Guido Calletti was born in Sydney in 1902. He was in trouble with the law from the age of eight and by the time he was 25 Calletti was the leader of the Darlinghurst Push, a small group of street brawlers and stand-over men. Calletti worked as a pimp, thief and hired thug, interspersed with periods of work as a labourer and co-owner of a fruit barrow. Calletti had an on-going love affair with Nellie Cameron (and rivalry with Frank Green) whom he eventually married in January 1934. Calletti died of gunshot wounds in 1939.

Sid McDonald worked as a bodyguard for hire and was employed by Tilly at the height of the Razor gangs wars. McDonald was born in Queensland in 1898 and had a string of minor charges and gaol time. McDonald took part in the gunfight at Tilly’s home in 1929.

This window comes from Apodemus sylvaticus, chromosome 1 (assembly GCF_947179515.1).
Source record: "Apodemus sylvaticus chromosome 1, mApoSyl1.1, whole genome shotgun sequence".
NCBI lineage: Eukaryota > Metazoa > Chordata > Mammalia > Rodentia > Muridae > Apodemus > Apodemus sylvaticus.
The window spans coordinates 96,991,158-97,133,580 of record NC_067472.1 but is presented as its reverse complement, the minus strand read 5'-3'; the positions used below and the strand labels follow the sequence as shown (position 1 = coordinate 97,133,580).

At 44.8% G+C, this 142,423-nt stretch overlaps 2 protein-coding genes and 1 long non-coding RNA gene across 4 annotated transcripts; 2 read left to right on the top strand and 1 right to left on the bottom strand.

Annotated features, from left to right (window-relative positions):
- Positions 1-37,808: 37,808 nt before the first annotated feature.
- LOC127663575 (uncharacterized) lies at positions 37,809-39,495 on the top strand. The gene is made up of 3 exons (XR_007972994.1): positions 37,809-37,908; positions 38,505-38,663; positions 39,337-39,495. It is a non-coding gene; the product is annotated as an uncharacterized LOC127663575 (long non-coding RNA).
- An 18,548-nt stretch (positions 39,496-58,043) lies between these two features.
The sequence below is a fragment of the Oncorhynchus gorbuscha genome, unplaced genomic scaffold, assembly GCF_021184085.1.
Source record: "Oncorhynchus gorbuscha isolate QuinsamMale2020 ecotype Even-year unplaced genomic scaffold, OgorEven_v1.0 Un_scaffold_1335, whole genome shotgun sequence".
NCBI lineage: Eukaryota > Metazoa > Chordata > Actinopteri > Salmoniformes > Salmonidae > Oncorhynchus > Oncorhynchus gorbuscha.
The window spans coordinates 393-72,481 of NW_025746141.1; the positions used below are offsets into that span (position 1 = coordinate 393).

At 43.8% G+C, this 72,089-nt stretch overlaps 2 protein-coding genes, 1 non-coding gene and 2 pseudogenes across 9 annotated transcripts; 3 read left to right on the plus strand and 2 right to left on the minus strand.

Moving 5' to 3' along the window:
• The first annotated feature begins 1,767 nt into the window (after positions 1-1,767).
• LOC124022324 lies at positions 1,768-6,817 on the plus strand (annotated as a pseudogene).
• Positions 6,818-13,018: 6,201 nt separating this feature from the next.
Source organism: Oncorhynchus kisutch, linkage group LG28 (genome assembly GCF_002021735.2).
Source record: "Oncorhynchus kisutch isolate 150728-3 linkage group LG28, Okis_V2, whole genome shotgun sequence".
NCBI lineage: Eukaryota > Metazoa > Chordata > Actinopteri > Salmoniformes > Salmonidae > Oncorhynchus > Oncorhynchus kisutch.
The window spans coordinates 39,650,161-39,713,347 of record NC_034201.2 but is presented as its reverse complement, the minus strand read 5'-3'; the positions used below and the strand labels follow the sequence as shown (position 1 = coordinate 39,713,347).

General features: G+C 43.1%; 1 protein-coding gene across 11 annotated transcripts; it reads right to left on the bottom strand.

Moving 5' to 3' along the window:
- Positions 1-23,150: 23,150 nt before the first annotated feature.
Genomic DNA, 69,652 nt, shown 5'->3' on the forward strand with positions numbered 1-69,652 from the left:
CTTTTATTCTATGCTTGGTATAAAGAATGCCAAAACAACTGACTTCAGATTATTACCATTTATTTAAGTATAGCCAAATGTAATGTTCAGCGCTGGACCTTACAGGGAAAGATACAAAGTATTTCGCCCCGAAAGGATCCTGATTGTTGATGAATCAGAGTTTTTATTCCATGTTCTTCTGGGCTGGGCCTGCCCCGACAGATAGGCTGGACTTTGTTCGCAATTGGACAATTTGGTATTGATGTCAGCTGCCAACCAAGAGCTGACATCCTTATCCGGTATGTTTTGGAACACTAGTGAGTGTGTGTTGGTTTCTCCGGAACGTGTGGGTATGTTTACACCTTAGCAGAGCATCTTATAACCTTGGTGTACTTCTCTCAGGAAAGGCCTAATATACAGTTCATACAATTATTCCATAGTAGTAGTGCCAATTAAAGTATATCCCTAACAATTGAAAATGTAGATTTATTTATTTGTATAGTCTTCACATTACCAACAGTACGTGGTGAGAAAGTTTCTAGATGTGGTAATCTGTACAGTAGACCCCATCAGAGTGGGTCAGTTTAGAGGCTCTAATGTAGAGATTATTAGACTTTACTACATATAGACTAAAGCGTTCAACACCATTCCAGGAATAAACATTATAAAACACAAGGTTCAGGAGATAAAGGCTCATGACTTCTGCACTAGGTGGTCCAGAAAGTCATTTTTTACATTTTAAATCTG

Nellie Cameron was born in 1912 on Sydney’s North Shore. In 1926 she ran away from home and found work as a prostitute. Nellie was well known for her beautiful looks, sex appeal and hour-glass figure. Her relationships with gangsters (and their deaths) Norman Buhn, Frank Green and Guido Calletti, led to her becoming known as ‘the Kiss of Death Girl’. Cameron committed suicide in 1953, aged 41, after outliving her gangster lovers.

Gunfight at Tilly's

On 17 July 1929 Kate Leigh’s gang, led by Gregory Gaffney, ambushed Frank Green and Sid McDonald; the Devines, McDonald and a wounded Green all retreated to the Devine’s Maroubra home waiting for next attack which occured at midnight. Gaffney was shot dead by Big Jim. In Court, Jim stated he 'fired more to frighten' the assailants away than to harm. He was found not guilty of murder at his trial as he was protecting his property.